Speyer/ Munich 1880-1904

Hans Marsilius Purrmann is born on April 10, 1880 in Speyer, Kleine Greifengasse 14, as the first son of the painter Georg Heinrich Purrmann (1846–1900) and his wife Elisabeth, née Schirmer (1848–1916). He has a younger brother, Heinrich Christian (1881–1943), who married Elisabeth von Walck, and a younger sister, Friederike (1884–1963), who married the postal inspector Otto Albig in 1913. Purrmann remained steadily in contact with both his siblings throughout their lives; large parts of their correspondence are extant.
Purrmann’s school years are brief; he attends primary school in Speyer, followed by one year of secondary school there. “In knowledge and school training, I could have been outdone by any maid. Only with difficulty, as a “weak”... pupil, did I make it through part of primary school and a single year of secondary school.” (Purrmann 1951, in Göpel 1961, p. 11)
Purrmann learns the trade of decorative painting from his father. On the side, he pursues artistic interests of his own, as can be seen in the small townscapes and a larger landscape painted in the environs of Speyer.
Interior decorator in his father's business
Purrmann registers as a resident with the Munich police on October 24. He begins his studies at the Academy of Visual Arts in Munich in the winter semester of that year. Purrmann first studies drawing under Gabriel von Hackl, then painting with Franz von Stuck. Among his fellow students are Paul Klee, Wassily Kandinsky, Albert Weisgerber, Eugen von Kahler, and Willi Geiger.
Purrmann’s father’s poor health prevents him from going to Munich in 1899.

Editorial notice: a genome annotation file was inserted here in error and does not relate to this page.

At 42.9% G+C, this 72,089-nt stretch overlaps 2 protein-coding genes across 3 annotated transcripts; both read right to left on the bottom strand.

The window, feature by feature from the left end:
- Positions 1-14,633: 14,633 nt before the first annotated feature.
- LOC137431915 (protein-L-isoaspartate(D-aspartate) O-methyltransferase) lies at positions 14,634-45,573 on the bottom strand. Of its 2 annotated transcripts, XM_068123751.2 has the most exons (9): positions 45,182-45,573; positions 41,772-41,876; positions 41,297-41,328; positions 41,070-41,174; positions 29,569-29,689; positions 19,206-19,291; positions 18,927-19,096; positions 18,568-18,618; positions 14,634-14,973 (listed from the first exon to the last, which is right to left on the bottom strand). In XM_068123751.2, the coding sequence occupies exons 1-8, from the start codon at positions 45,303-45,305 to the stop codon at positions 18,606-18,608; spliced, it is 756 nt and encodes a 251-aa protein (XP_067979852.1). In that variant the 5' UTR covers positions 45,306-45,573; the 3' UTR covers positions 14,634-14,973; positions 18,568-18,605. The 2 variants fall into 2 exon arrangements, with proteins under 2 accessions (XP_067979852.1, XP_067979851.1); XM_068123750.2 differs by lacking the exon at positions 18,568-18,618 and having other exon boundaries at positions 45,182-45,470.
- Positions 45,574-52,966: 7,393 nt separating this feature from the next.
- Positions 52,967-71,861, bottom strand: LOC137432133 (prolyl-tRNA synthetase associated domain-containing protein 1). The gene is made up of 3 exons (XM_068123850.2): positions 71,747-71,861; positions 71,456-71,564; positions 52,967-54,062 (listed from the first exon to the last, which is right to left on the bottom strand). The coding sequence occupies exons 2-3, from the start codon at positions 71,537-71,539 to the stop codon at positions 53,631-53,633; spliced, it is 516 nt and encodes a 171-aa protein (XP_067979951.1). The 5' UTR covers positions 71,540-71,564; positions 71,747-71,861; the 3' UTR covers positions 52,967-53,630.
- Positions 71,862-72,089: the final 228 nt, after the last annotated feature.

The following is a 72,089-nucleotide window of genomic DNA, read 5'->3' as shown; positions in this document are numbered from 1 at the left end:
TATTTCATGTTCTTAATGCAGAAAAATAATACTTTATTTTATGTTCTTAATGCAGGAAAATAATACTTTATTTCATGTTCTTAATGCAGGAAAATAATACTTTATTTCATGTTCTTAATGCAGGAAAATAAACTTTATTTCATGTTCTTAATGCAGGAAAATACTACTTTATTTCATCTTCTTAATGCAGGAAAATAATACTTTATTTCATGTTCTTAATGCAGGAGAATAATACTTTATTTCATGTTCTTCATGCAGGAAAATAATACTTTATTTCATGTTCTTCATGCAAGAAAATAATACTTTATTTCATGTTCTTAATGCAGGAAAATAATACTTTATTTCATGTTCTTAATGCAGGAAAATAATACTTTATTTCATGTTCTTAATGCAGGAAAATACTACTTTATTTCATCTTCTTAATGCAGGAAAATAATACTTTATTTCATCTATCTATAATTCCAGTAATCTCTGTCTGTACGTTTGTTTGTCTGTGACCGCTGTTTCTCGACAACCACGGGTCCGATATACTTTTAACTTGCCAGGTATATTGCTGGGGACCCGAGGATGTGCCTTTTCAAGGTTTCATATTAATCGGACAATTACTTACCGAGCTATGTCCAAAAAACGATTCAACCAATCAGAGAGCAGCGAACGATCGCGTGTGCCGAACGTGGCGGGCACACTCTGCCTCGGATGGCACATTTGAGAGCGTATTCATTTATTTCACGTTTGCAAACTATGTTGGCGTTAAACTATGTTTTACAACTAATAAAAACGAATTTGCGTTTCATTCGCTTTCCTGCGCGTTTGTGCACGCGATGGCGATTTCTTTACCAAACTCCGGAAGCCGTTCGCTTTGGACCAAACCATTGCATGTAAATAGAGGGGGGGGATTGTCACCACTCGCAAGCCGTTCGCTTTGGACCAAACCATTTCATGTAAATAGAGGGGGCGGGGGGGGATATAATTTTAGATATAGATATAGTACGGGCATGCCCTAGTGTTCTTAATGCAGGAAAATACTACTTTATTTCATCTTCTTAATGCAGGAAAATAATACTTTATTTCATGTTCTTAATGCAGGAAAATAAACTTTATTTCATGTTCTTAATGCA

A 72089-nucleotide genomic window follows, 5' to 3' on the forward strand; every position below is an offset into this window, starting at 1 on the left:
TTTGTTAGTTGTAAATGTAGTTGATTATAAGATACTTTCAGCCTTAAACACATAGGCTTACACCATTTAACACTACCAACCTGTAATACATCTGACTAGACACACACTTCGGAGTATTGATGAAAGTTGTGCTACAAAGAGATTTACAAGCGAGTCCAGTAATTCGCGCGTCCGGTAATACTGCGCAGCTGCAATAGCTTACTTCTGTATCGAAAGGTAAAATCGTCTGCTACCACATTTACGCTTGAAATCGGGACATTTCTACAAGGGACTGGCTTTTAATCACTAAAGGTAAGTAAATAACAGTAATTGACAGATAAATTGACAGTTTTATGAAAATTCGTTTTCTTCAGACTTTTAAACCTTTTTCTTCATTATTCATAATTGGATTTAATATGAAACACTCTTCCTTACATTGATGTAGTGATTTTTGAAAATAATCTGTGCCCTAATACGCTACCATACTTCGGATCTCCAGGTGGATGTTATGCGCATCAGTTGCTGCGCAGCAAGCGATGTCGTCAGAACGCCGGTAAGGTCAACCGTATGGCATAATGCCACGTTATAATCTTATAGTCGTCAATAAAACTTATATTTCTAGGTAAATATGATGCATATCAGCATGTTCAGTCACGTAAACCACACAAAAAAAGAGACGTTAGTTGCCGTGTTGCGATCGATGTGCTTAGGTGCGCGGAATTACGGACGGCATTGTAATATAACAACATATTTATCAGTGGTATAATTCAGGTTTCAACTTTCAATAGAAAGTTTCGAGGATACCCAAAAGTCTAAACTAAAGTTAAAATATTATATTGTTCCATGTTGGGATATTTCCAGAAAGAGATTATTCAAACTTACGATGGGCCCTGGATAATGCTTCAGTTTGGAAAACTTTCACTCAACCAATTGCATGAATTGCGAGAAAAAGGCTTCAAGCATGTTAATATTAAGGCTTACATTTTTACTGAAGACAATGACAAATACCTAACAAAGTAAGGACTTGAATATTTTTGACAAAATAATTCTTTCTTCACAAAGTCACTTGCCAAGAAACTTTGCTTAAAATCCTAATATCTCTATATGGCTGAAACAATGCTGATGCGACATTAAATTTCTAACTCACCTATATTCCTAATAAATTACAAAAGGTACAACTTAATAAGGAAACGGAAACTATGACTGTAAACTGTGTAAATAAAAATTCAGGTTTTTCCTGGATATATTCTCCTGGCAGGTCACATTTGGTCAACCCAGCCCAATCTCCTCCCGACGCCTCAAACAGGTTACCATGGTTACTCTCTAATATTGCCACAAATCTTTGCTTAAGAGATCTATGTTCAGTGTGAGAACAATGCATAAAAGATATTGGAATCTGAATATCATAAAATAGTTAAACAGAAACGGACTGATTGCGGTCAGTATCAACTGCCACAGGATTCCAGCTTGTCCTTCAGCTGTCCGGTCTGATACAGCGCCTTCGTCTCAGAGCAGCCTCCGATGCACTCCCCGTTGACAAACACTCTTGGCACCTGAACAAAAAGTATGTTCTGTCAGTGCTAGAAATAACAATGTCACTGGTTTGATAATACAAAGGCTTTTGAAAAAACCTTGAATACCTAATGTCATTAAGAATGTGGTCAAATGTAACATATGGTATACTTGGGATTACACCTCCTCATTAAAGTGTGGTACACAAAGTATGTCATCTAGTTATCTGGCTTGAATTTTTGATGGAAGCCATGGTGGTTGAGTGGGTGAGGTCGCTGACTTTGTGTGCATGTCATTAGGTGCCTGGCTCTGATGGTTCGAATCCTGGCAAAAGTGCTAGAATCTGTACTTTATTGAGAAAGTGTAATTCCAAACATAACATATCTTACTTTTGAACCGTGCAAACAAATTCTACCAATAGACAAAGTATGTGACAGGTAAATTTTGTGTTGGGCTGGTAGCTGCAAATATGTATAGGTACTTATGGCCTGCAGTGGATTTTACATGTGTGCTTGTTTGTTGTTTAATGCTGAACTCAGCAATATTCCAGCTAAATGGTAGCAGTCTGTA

Purrmann’s father Georg dies on July 5. His brother Heinrich takes over the family business, providing Purrmann with the opportunity to become an independent artist
Purrmann receives the Henry Hilgard Grant for the Advancement of Visual Artists in the Palatinate in both these years (Jöckle 2001, p. 268).
With von Stuck’s support, Purrmann is able to participate in the 1903 and 1904 spring exhibitions of the Munich Secession, receiving well-meaning reviews from Wilhelm Wittmann and Hans Rosenhagen.
According to Karl Scheffler, the art historian Karl Voll who taught in Munich, discovers Purrmann in this period. Voll’s pupils Friedrich Rintelen and Heinz Braune also soon make Purrmann’s acquaintance.
Svinar 1903/04
Purrmann is twice a guest during the summer months in Svinar, near Prague, at the family residence of Eugen von Kahler (1882–1911). Purrmann makes a number of paintings of parks and gardens, and a photo shows the two artists in 1903 in front of one of Purrmann’s paintings.